Here at Red Gate Towers, the SQL Backup development team have been hunkered down in their shed for the last few months, with the toolbox, blowtorch and chamois leather out, upgrading SQL Backup. When we started, autumn leaves were falling. Now we’re about to finish, spring flowers are budding. If not quite a gleaming new machine, at the very least a familiar, reliable engine with some shiny new bits on it will trundle magnificently out of the workshop.
One of the interesting things I’ve noticed about working on software development teams is that the team is together for so long ‘implementing’ stuff – designing, coding, testing, fixing bugs and so on – that you occasionally forget why you’re doing what you’re doing. Doubt creeps in. It feels like a long time since we launched this project in a fanfare of optimism and enthusiasm, and all that clarity of purpose and mission “yee-haw” has dissipated with the daily pressures of development.
Every now and again, we look up from our bunker and notice all those thousands of users out there, with their different configurations and working practices and each with their own set of problems and requirements, and we ask ourselves “does anyone care about what we’re doing?” Has the world moved on while we’ve been busy? Could we have been doing something more useful with the time and talent of all these excellent people we’ve assembled? In truth, you can research and test and validate all you like, but you never really know if you’ve done the right thing (or at least, something valuable for some users) until you release. All projects suffer this insecurity. If they don’t, maybe you’re not worrying enough about what you’re building. The two enemies of software development are certainty and complacency. Oh, and of course, rival teams with Nerf guns.
The goal of SQL Backup 7 is to make it so easy to schedule regular restores of your backups that you have no excuse not to. Why schedule a restore? Because your data is not as good as your last backup. It’s only as good as your last successful restore. If you’re not checking your backups by restoring them and running an integrity check on the database, you’re only doing half the job. It seems that most DBAs know that this is best practice, but it can be tricky and time-consuming to set up, so it’s one of those tasks that can get forgotten in the midst all the other demands on their time. Sometimes, they’re just too busy firefighting. But if it was simple to do? That was our inspiration for SQL Backup 7.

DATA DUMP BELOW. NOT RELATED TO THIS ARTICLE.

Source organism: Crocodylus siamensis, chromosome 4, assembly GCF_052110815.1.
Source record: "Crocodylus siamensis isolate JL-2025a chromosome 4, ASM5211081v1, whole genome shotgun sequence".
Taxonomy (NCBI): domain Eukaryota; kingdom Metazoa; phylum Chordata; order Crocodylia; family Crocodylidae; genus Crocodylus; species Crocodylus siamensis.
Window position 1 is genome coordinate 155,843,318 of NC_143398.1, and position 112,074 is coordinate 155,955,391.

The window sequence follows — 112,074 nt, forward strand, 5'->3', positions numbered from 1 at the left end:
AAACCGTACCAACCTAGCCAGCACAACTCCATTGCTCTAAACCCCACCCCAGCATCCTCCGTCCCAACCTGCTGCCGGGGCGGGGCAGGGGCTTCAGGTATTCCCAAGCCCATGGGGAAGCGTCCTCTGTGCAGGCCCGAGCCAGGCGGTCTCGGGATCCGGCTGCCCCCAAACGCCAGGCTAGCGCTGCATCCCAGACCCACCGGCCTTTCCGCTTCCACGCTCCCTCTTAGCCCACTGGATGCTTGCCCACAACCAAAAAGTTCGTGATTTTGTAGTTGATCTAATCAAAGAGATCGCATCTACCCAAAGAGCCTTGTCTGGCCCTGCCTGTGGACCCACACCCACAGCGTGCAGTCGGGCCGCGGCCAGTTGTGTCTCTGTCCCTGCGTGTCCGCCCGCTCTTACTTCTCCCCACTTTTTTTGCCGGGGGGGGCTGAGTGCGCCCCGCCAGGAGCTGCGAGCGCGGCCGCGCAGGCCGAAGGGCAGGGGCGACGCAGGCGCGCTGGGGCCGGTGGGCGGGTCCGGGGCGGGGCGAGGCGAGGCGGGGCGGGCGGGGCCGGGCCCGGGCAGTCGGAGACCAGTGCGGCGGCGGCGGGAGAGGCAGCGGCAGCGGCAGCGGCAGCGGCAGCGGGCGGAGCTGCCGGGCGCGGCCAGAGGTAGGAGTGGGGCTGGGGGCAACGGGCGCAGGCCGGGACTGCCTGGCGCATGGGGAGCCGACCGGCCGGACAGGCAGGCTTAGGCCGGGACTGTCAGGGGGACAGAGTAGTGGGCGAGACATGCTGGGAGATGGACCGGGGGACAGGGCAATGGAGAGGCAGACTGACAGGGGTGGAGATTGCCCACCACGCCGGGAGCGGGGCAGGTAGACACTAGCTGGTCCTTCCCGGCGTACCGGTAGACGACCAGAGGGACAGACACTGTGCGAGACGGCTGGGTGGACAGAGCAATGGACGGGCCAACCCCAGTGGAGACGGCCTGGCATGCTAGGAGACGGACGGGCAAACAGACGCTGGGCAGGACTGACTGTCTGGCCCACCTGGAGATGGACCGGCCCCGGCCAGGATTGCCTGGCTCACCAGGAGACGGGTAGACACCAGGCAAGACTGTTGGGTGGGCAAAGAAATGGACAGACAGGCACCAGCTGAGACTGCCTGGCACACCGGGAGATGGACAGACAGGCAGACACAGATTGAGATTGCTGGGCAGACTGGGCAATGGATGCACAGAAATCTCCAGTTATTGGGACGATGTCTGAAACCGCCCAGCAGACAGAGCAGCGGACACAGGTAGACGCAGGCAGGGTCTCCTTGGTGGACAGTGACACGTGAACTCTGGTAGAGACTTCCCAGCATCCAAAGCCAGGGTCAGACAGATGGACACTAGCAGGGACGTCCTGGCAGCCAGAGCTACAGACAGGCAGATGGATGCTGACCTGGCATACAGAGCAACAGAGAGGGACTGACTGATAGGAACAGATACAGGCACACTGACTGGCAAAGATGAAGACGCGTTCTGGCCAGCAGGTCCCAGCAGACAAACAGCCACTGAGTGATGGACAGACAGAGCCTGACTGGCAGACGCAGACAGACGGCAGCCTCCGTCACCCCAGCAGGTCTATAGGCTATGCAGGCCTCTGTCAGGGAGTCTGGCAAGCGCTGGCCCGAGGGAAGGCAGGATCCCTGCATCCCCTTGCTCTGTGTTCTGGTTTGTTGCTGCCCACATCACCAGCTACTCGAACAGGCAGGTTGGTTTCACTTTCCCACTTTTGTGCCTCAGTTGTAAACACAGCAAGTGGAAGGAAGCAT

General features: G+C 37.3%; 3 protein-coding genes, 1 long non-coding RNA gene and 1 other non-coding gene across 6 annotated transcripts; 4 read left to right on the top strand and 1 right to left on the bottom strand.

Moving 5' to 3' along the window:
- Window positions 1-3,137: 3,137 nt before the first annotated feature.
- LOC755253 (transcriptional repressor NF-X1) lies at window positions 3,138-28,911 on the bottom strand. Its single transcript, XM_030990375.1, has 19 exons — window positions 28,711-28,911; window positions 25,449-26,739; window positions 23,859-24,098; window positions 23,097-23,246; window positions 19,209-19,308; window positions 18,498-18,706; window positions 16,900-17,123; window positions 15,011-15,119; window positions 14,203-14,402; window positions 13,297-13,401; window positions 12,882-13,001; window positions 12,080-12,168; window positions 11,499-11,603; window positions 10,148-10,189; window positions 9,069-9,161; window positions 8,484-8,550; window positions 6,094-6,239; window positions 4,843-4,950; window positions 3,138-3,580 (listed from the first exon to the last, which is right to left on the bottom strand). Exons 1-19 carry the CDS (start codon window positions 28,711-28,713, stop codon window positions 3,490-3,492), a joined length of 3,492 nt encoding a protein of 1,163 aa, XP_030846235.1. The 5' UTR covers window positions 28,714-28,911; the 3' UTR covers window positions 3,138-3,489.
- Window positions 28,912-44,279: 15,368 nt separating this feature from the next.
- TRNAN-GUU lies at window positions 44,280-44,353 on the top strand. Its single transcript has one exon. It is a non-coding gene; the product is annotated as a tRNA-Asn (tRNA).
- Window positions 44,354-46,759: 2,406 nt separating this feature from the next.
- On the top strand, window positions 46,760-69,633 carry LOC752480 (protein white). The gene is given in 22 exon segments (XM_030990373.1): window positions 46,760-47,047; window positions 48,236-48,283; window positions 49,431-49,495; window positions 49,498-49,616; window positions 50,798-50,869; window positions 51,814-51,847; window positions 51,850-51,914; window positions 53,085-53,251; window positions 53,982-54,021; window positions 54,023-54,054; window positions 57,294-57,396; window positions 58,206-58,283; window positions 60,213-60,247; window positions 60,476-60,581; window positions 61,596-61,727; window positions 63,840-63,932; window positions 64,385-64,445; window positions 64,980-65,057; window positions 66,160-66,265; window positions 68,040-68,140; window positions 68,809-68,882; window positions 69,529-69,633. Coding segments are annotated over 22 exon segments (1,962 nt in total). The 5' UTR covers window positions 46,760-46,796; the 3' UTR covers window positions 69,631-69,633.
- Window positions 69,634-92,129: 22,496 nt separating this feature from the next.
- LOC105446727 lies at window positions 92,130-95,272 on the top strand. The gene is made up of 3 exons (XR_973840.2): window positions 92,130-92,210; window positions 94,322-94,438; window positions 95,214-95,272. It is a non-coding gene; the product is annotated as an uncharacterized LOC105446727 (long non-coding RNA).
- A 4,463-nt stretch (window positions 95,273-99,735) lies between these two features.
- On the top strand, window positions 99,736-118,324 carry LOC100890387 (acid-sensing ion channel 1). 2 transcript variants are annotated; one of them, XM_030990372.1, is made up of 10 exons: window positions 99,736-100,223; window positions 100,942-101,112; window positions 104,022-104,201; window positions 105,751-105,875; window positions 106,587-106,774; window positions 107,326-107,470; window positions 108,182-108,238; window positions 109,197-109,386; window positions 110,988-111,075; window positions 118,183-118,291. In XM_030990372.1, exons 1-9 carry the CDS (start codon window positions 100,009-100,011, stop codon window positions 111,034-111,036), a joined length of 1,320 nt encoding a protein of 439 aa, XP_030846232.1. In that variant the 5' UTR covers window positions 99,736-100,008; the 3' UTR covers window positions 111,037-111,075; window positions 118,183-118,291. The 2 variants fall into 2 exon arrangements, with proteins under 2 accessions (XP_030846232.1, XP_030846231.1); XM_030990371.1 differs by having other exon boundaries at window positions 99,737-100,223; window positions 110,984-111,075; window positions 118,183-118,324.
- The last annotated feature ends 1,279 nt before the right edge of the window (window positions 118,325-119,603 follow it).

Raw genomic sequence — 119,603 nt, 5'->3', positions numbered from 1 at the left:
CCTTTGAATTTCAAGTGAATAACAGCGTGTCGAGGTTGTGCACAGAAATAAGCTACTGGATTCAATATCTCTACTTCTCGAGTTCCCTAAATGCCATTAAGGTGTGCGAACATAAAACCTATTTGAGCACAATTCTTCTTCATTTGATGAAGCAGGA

So it was heartening to read Brent Ozar’s blog post the other day about World Backup Day. To be honest, I’d never heard of World Backup Day (Talk Like a Pirate Day, yes, but not this one); however, its emphasis on not just backing up your data but checking the validity of those backups was exactly the same message we had in mind when building SQL Backup 7. It’s printed on a piece of A3 above our planning board – “Make backup verification so easy to do that no DBA has an excuse for not doing it” It’s the missing piece that completes the puzzle.
Simple idea, great concept, useful feature, but, as it turned out, far from straightforward to implement. The problem is the future. As Marty McFly discovered over the course of three movies, the future is uncertain and hard to predict – so when you are scheduling a restore to take place an hour, day, week or month after the backup, there are all kinds of questions that you wouldn’t normally have to consider. Where will this backup live? Will it even exist at the time? Will it be split into multiple files? What will the file names be? Will it be encrypted? What files should it be restored to? SQL Backup needs to know what to expect at the time the restore job is actually run. Of course, a DBA will know the answer to all these questions, but to deliver the whole point of version 7, we wanted to make it easy for them to input that information into SQL Backup.
We think we’ve done that. When you create your scheduled backup job, there is now an option to create a “reminder” to follow it up with a scheduled restore to verify the resulting backups. Actually, it’s much more than a reminder, as it stores all the relevant data so you can click it and pre-populate the wizard with all the right settings to set up your verification restores. Simple.
But, what do you think? We’d love you to try it.
Post by Brian Harris